Matlab GUI Tutorial . %refresh the figure to reflect changes . we want to process the data. the callback will have to parse the input data files. First. This is probably the most complicated callback of this program because of all the subfunctions within it. or they can be placed in their own separate m-file as long as the m-files containing the sub functions are in the same directory as the GUI m-files. %checks to see if the user selected any input files %if not. How is this accomplished? First.'String'). let’s add the code for the start_pushbutton_Callback: 1 2 3 4 5 6 7 8 9 1 0 1 %get the list of input file names from the listbox inputFileNames = get(handles.Basic Data Processing Tool 26 Nov 2007 Quan Quach 45 comments 18. Sub functions can be placed within the GUI m-file itself. Once you’ve added the files that you want to process. nothing happens if isempty(inputFileNames) return end %disables the button while data is processing disableButtons(handles). and then plot the results onto the axes.094 views Processing the Data The next callback we will work with is the start_pushbutton_Callback.inputFiles_listbox.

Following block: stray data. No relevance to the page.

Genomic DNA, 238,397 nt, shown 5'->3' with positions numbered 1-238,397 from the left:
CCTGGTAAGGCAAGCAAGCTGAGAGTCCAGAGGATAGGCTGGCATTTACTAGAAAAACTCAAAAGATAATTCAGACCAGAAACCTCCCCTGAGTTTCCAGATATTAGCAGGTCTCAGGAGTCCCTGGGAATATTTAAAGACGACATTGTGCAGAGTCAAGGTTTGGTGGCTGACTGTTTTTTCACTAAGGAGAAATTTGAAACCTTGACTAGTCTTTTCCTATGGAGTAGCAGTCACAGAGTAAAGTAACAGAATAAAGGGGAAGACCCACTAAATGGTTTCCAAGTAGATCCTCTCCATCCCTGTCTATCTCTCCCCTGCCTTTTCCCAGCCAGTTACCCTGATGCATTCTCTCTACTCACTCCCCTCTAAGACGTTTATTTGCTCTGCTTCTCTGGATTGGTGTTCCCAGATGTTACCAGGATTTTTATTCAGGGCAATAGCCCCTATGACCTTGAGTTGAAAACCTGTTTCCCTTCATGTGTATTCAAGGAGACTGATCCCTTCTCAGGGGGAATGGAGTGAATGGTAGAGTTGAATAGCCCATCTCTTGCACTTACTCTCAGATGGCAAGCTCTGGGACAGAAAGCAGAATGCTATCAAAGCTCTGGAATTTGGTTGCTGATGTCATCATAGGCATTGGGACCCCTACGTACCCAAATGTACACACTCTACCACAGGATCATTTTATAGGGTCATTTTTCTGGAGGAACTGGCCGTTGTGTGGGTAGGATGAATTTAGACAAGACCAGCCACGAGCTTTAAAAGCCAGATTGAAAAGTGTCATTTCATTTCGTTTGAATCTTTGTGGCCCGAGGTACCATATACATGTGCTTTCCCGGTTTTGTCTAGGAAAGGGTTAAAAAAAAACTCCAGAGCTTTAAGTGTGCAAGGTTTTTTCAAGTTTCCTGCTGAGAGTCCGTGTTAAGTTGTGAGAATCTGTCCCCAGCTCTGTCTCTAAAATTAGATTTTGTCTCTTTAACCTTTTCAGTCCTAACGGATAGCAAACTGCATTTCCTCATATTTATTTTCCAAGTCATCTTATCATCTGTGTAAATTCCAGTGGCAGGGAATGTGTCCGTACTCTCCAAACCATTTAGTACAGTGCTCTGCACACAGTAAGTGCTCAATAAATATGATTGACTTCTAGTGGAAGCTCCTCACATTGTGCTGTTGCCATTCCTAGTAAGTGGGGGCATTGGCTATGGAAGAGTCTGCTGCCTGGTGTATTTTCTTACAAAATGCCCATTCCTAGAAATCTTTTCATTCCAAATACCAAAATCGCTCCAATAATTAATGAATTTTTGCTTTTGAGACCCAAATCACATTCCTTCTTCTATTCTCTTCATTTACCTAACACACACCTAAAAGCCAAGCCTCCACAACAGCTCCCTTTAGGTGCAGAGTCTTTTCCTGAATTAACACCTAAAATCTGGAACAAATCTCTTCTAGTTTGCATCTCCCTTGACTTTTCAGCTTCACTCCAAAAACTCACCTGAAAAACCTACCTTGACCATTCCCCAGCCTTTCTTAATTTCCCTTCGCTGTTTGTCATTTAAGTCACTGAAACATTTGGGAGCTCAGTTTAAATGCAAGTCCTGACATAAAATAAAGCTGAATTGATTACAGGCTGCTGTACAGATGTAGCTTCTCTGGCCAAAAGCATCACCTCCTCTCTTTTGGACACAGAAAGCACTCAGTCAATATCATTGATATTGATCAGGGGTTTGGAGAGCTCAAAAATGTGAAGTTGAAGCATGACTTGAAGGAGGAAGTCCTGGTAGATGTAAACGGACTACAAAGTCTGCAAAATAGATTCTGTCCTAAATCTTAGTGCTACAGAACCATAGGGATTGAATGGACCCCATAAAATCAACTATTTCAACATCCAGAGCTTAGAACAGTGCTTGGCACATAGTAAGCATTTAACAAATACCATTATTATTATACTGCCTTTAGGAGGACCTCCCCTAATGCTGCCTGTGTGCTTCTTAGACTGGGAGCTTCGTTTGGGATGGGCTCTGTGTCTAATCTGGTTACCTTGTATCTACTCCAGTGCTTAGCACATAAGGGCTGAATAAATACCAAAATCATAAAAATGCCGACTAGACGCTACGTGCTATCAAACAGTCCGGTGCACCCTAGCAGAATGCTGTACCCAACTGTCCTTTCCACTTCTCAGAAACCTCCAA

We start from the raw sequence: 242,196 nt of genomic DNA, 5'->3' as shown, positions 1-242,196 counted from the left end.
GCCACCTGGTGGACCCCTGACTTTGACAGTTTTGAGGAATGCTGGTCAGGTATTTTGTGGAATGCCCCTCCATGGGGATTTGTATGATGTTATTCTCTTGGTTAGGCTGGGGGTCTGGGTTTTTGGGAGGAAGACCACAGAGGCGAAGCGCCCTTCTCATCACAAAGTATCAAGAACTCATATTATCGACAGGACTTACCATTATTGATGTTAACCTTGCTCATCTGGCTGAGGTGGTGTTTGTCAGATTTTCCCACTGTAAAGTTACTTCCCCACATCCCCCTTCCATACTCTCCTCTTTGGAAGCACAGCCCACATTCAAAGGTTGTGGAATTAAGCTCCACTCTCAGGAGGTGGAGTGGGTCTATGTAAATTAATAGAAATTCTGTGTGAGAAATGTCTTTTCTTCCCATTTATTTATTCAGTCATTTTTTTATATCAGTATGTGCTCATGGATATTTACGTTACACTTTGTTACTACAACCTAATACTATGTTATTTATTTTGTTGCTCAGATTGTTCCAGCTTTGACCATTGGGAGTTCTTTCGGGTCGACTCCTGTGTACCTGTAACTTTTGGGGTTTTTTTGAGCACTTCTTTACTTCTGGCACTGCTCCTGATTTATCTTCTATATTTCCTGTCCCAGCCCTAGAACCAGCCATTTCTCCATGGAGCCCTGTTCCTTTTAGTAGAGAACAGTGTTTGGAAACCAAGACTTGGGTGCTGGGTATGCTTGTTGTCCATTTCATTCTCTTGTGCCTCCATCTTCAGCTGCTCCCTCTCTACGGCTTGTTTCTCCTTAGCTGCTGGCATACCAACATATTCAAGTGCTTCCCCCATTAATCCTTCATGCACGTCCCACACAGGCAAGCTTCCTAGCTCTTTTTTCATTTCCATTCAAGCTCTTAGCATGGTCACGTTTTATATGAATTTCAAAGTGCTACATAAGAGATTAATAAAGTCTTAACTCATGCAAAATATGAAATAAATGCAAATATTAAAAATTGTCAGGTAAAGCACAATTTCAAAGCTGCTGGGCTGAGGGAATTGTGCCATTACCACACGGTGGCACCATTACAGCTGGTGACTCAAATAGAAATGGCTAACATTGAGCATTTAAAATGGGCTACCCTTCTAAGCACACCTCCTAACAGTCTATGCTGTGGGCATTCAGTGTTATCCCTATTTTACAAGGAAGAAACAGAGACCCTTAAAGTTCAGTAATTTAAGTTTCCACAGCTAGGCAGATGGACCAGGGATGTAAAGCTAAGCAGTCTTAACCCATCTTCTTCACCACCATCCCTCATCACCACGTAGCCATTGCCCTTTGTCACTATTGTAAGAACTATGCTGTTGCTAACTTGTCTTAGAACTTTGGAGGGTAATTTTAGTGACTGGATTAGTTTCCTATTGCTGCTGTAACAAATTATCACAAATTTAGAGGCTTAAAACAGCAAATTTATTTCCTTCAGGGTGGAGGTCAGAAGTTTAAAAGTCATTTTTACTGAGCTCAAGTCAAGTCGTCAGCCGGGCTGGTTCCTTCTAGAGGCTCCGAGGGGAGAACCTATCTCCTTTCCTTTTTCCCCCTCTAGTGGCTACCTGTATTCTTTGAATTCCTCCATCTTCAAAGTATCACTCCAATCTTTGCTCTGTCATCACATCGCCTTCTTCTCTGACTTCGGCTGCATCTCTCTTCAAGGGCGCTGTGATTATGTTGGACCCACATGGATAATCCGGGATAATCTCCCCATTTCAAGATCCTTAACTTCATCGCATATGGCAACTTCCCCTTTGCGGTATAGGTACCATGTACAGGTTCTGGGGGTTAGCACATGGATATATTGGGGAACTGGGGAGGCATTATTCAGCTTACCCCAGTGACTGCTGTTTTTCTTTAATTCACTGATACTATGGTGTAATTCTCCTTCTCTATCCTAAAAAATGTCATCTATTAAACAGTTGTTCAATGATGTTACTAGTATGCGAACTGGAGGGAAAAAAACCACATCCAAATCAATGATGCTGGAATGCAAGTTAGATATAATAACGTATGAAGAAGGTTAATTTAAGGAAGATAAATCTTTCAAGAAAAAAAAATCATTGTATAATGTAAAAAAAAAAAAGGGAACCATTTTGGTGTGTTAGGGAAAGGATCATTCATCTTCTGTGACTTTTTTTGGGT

Basically.plot_p opupmenu. %store filenames so that it will display on the legend handles.'Value')).ignore]=fileparts(inputFileNames{x}). these functions are included so that while Matlab is busy processing the .ext.fileName.legendData(x) = {fileName}. %data is done processing. so re-enable the buttons enableButtons(handles). this variable will be used as a "check" %to see whether the data has been processed or not handles. 1. it might be a good idea to %review this by using the Matlab Help Files handles.processDataCompleted = 1. handles. for x = 1 : length(inputFileNames) %gets the filename without the extension [ignore.data{x} = importMyData(inputFileNames{x}). handles). %the data must be done processing before other Callbacks will be %able to function properly.legendObject = plotData(handles.data.handles.axes1. The first thing you might notice is the disableButtons and enableButtons functions.data = {}. %stores the numerical data using the custom function handles. end handles.1 1 2 1 3 1 4 1 5 1 6 1 7 1 8 1 9 2 0 2 1 2 2 2 3 2 4 2 5 2 6 2 7 2 8 2 9 3 0 3 1 3 2 3 3 3 4 3 5 3 6 3 7 3 8 3 9 refresh(data_processing_tool).get(handles. guidata(hObject.legendData.handles.legendData = {}. %initialize the cell arrays %if you don't know what cell arrays are.